Indiana News

Jeb Bush Speaks for Education Reform

9/2/2009

Governor Daniels is trying to kick-start an education reform push with a high-profile guest: former Florida Governor Jeb Bush.

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In eight years as governor, President George W. Bush's brother pushed through a slew of education reforms, including state-funded preschool, performance bonuses for teachers, alternative licensing for teachers without education degrees, and school choice for students in failing schools.

But Bush told Indiana's Education Roundtable the first change that had to be made was a letter-grade report card for schools based on students' performance.

"There was no emphasis on the creation of a database, a bank to be able to mine data to help teachers assure that students could learn," Bush recalls.

Bush half-jokingly says his brother's national school-accountability law, No Child Left Behind, borrowed Florida's plan of annual testing linked to consequences for schools.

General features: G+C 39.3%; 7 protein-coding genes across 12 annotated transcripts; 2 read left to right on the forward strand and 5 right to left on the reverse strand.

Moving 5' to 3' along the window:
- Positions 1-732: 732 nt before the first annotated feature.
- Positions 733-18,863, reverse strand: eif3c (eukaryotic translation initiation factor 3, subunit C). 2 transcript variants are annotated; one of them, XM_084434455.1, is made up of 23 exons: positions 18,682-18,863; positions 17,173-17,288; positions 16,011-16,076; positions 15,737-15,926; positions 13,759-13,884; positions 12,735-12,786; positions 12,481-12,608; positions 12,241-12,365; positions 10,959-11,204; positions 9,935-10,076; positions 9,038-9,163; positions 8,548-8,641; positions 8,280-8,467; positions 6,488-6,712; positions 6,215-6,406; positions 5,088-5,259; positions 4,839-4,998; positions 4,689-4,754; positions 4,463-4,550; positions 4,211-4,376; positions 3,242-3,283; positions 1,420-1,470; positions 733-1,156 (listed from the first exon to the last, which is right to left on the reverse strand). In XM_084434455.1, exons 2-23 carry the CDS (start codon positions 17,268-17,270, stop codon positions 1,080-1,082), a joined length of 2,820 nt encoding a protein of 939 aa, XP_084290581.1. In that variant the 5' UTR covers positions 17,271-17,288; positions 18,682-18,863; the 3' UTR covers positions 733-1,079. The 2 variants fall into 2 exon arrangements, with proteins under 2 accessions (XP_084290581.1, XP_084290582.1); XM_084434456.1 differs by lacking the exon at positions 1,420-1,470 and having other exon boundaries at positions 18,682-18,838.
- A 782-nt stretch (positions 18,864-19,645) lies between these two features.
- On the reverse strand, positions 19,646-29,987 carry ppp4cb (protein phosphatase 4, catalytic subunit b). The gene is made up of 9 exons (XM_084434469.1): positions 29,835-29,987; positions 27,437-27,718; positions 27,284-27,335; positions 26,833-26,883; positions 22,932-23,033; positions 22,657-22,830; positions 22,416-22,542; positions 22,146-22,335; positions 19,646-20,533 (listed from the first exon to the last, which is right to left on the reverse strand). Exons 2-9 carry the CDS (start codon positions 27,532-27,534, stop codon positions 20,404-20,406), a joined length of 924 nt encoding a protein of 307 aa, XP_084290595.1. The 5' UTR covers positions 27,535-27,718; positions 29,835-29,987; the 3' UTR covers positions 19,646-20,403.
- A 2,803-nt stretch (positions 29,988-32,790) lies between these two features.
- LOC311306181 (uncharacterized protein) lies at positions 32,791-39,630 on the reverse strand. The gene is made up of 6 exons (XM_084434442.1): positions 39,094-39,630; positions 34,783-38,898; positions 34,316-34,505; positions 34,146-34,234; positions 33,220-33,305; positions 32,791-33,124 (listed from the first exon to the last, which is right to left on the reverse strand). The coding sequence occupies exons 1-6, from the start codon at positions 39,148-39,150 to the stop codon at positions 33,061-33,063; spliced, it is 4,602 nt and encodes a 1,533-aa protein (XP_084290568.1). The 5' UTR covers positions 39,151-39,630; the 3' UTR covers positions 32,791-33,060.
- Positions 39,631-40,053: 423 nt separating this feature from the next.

Bush says No Child Left Behind has been effective, but says Congress should make one significant change when it reauthorizes the law: giving schools credit for improvement in students' test scores, not solely their passing rates. Under the current law, Bush says there's no reward to schools for encouraging students who are already passing basic-skills tests to excel, nor for making strides with students who still fall short of passing grades.

Bush says it's clear the law's goal of getting every ethnic and economic subgroup of students to pass a basic skills test by 2014 can't be met.

Daniels and state school superintendent Tony Bennett are enthusiastically embracing the full Florida package, though Daniels isn't tipping his hand on what specific changes he might propose to next year's legislature.

Bennett is already moving toward teacher licensing changes, with plans to publish proposed new rules on Thursday. And he says he'd like to issue a Florida-style report card on schools next spring.

Indiana already has school accountability requirements, but the State Board of Education balked at assigning schools letter grades. Bennett says the result is inadequate.

"Can anybody in this room tell me what an 'academic watch school' means?" he asked.

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